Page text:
Waking up with the Kings: April 10
-In the three games prior to last night’s loss to the Dallas Stars, the Los Angeles Kings had limited their opponents to four regulation goals, outshot their opponents by an average of 30.3 to 23 and surrendered only a pair of even strength goals. They were coming off a strong all-around performance in Anaheim on Sunday that led Darryl Sutter to state the next day that “If we play the play the way we’re playing, we’ll continue to get points and get closer to a playoff spot.” So what happened on Tuesday in a comprehensively disappointing performance in which Dallas broke a 1-1 tie with four third period goals to engineer a completely deserved result?
-A poor start set the tone for a pair of uneven periods that didn’t see Los Angeles establish any semblance of consistency in its play until late in the second period. Though the Kings took an early first period lead on a Drew Doughty goal set up by terrific puck movement during the first half of the double-minor to Loui Eriksson, Quick was called upon to make the more difficult saves than Kari Lehtonen and Richard Bachman through the first 40 minutes of the game. Quick was most of what stood between a tied game and a game that could have gotten out of hand early; the Kings rhythm was disrupted by a hard-working Stars team that forechecked efficiently and forced Los Angeles into committing a disproportionate number of turnovers. The Kings’ puck possession and offensive zone time strengths were neutralized by a team known for its lunchpail work ethic, and it was fitting that the grinding line of Erik Nystrom, Vernon Fiddler and Erik Cole was rewarded for its hard work.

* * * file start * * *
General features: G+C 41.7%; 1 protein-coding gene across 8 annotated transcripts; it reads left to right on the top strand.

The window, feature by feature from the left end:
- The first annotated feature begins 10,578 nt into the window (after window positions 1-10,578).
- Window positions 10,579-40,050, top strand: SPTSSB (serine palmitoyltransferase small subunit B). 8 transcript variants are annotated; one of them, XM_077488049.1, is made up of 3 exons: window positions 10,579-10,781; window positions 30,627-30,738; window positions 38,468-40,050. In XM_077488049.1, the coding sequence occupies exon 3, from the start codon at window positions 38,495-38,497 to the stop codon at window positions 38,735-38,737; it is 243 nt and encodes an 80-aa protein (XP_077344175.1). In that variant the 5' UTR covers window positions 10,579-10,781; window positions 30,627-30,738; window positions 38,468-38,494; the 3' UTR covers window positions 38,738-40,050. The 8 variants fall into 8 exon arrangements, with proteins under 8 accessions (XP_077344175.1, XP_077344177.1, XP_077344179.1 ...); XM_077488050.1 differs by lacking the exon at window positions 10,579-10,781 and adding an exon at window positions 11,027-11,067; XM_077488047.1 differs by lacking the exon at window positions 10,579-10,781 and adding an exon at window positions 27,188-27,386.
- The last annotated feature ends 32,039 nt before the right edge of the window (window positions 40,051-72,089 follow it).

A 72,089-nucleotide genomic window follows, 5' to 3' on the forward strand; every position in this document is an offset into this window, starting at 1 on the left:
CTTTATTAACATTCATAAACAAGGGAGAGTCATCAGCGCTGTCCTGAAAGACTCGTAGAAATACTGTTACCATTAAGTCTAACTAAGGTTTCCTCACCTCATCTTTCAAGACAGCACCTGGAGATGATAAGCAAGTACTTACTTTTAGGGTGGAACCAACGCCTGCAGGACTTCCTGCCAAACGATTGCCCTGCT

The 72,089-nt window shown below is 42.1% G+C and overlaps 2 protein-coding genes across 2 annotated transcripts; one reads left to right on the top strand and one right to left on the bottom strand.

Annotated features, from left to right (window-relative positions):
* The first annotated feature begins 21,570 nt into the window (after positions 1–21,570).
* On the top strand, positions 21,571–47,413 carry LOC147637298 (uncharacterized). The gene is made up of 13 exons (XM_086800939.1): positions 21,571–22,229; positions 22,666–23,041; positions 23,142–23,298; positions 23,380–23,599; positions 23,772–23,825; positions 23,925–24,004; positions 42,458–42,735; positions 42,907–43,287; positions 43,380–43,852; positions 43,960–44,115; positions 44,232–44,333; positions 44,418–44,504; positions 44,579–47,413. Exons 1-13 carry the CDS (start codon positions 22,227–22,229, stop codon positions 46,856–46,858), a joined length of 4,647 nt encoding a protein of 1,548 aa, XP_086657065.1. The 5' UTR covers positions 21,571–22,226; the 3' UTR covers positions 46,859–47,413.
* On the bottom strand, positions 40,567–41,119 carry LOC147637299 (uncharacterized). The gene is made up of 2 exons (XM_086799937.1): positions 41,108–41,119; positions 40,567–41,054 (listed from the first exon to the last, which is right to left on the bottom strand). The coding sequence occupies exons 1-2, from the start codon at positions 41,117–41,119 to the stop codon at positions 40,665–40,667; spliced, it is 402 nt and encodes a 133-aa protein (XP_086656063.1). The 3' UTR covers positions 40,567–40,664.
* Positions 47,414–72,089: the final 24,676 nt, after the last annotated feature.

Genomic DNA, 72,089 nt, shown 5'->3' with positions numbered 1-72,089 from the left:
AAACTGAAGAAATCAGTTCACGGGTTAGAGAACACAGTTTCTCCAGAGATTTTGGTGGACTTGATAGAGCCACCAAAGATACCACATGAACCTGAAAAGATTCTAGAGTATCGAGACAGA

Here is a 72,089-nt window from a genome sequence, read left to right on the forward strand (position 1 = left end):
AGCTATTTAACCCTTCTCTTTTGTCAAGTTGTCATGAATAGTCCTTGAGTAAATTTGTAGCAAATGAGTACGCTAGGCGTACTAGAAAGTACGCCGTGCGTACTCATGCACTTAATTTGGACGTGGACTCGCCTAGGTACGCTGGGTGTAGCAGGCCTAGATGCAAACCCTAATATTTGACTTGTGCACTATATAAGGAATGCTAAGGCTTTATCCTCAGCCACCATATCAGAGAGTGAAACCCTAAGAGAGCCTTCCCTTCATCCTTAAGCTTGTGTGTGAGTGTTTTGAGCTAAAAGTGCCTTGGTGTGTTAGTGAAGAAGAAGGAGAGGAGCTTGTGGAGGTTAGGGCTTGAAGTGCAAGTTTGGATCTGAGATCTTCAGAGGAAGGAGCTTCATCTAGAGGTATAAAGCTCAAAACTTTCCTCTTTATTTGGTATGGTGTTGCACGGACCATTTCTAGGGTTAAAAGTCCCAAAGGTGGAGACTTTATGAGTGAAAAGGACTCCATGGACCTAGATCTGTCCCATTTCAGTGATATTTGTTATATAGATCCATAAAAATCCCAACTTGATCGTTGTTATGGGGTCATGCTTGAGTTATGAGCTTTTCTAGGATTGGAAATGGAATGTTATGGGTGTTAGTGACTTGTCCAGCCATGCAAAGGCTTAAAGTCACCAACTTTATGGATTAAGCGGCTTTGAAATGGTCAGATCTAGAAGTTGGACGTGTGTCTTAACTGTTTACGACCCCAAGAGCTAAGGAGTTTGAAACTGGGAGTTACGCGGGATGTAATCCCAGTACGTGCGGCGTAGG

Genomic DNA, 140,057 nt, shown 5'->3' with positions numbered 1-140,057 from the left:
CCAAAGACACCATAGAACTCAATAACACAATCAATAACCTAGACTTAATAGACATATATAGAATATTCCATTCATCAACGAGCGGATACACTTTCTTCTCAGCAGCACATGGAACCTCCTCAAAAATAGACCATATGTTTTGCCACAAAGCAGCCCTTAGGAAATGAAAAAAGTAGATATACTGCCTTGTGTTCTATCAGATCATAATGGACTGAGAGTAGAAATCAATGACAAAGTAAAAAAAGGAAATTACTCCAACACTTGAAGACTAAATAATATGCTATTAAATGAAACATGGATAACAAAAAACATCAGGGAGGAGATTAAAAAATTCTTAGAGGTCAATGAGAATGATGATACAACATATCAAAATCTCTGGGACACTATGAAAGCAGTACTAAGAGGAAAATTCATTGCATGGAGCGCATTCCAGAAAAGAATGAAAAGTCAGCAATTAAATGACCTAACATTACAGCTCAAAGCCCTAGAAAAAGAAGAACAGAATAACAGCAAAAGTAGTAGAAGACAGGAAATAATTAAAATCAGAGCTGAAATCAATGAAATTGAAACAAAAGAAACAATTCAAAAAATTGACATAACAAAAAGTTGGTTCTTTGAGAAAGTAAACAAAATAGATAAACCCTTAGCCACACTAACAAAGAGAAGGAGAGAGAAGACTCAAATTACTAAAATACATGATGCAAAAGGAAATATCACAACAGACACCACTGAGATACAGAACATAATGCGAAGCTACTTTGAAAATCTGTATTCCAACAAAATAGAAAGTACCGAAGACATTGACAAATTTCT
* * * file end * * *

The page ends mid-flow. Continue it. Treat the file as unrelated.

-After 25 and a half minutes of effective play in the shootout loss to Anaheim, Robyn Regehr had his first rough night as a Los Angeles King as a pair of his attempts to pass the puck out of the zone in the third period resulted in turnovers and ended up on the scoreboard. The veteran shouldered the blame for Dallas’ third and fourth goals, saying, “My two plays there directly were responsible in two goals against, and you just can’t have that, not in a very tight hockey game like that where you’re just battling for every single chance that you can get.” Regehr also had several quality hits, including one in open ice during a Stars power play early in the third period in which he effectively separated Fiddler’s body from the puck, to put it mildly.
-I’m not sure if it was adequately expressed above, but Jonathan Quick was excellent for two periods on Tuesday, and appeared en route to earning one of the game’s three stars before the team’s third period breakdowns. He didn’t receive a lot of help, leading to Dustin Brown’s postgame defense of his goaltender. “We let our goalie down for sure tonight,” Brown said. “He’s one of those guys that’s been there for us over the last three years.” Despite the crooked finality of the game, Quick’s performance was an encouraging sign for a team that will need similar performances over the remainder of the schedule and into the playoffs if it is to mount an effective defense of its Stanley Cup title.